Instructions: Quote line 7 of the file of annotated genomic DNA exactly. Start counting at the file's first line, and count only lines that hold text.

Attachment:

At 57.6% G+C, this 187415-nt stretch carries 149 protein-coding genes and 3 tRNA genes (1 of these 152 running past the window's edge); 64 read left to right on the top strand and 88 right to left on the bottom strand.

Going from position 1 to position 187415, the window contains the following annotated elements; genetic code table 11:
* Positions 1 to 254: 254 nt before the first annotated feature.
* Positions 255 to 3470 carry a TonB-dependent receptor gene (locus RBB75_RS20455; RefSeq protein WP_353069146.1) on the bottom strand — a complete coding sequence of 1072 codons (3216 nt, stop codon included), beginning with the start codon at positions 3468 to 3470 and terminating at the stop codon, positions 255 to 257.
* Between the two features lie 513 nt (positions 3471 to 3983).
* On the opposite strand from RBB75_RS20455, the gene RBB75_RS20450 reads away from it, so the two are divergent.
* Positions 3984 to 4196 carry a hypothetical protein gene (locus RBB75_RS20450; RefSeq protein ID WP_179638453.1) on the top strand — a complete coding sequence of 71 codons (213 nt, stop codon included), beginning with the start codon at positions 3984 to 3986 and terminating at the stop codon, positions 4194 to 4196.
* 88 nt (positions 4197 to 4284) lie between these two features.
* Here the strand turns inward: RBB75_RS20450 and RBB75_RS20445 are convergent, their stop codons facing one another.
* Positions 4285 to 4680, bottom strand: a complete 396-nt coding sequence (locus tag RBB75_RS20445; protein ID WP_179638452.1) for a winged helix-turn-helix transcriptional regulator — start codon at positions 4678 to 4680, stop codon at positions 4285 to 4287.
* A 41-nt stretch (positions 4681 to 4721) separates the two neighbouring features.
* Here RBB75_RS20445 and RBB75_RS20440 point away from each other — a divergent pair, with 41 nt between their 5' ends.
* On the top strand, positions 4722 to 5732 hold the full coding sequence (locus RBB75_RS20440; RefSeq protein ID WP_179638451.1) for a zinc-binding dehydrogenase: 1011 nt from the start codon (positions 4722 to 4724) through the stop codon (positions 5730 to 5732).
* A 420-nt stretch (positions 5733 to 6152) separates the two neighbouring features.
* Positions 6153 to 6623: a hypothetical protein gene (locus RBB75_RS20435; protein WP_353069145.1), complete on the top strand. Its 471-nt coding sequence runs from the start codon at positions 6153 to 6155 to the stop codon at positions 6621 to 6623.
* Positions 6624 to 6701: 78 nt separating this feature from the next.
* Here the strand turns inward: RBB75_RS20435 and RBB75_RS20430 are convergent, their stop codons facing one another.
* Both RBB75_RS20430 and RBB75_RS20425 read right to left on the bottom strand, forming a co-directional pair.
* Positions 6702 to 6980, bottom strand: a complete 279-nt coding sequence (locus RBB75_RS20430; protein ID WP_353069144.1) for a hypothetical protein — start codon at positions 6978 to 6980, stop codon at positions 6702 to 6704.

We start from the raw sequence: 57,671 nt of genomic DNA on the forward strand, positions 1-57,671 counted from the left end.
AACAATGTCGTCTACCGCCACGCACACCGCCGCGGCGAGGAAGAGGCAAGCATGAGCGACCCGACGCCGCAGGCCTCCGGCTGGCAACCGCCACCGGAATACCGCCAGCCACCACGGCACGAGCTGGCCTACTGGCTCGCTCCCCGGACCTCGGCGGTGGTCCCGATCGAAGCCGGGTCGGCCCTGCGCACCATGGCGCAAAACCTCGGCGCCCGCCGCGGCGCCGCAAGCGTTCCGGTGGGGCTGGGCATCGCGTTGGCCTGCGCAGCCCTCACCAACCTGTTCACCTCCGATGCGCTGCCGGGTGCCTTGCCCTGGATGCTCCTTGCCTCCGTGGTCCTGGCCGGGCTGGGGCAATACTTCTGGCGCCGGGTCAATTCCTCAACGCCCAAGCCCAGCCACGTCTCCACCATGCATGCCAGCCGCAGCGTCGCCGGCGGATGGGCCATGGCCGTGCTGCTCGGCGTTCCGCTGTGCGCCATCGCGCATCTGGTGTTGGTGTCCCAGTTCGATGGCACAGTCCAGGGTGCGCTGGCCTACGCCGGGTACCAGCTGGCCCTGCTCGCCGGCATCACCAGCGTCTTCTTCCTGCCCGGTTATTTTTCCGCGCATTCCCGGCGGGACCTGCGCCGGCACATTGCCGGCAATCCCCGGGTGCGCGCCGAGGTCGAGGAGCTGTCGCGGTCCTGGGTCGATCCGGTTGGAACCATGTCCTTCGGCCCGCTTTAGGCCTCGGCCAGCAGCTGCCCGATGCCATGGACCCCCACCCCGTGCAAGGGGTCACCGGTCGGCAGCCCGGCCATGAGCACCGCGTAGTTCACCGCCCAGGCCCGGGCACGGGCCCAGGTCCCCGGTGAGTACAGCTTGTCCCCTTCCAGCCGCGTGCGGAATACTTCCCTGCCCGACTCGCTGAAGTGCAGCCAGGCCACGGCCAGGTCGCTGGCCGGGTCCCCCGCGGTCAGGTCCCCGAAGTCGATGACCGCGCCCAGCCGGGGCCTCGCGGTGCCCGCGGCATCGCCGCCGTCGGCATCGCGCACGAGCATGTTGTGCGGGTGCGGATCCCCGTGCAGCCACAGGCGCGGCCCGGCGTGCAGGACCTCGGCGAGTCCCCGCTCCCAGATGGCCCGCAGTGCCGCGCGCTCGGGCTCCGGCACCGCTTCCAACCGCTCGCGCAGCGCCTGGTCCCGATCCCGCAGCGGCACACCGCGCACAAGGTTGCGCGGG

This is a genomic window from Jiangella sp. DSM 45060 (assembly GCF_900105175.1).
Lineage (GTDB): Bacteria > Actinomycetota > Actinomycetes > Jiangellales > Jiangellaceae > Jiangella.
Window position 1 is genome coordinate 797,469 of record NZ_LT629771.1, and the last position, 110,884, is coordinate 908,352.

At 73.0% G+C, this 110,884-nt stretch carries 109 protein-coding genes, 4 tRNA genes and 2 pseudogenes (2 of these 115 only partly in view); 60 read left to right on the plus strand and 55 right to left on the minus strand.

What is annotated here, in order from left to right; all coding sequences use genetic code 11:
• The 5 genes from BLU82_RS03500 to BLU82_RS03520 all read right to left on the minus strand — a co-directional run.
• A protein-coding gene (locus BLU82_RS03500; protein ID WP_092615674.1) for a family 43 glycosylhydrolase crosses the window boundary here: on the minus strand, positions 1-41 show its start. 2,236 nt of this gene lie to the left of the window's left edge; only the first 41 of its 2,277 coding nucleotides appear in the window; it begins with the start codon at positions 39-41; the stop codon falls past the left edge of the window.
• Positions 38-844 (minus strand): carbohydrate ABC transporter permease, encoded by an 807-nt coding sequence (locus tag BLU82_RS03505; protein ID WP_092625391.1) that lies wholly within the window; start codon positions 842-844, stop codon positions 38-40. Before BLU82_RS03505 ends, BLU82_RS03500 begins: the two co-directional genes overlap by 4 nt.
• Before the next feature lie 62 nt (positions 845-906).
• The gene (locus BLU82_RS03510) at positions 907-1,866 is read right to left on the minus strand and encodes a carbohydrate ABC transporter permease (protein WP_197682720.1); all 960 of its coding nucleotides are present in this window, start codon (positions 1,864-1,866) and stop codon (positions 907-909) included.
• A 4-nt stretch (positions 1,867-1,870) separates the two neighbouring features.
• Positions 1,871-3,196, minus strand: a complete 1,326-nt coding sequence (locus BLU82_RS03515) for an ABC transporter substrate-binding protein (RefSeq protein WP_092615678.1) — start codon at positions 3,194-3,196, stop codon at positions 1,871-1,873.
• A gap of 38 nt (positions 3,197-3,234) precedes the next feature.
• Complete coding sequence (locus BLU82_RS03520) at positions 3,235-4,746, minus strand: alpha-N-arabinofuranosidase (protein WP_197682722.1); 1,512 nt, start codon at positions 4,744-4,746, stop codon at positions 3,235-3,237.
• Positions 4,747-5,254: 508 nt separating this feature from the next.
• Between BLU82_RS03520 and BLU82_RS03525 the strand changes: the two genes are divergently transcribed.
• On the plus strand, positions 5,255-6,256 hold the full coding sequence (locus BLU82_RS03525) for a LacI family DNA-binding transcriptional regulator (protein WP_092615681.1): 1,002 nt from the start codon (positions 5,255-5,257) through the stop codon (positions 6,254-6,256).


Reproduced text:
* Positions 3984 to 4196 carry a hypothetical protein gene (locus RBB75_RS20450; RefSeq protein ID WP_179638453.1) on the top strand — a complete coding sequence of 71 codons (213 nt, stop codon included), beginning with the start codon at positions 3984 to 3986 and terminating at the stop codon, positions 4194 to 4196.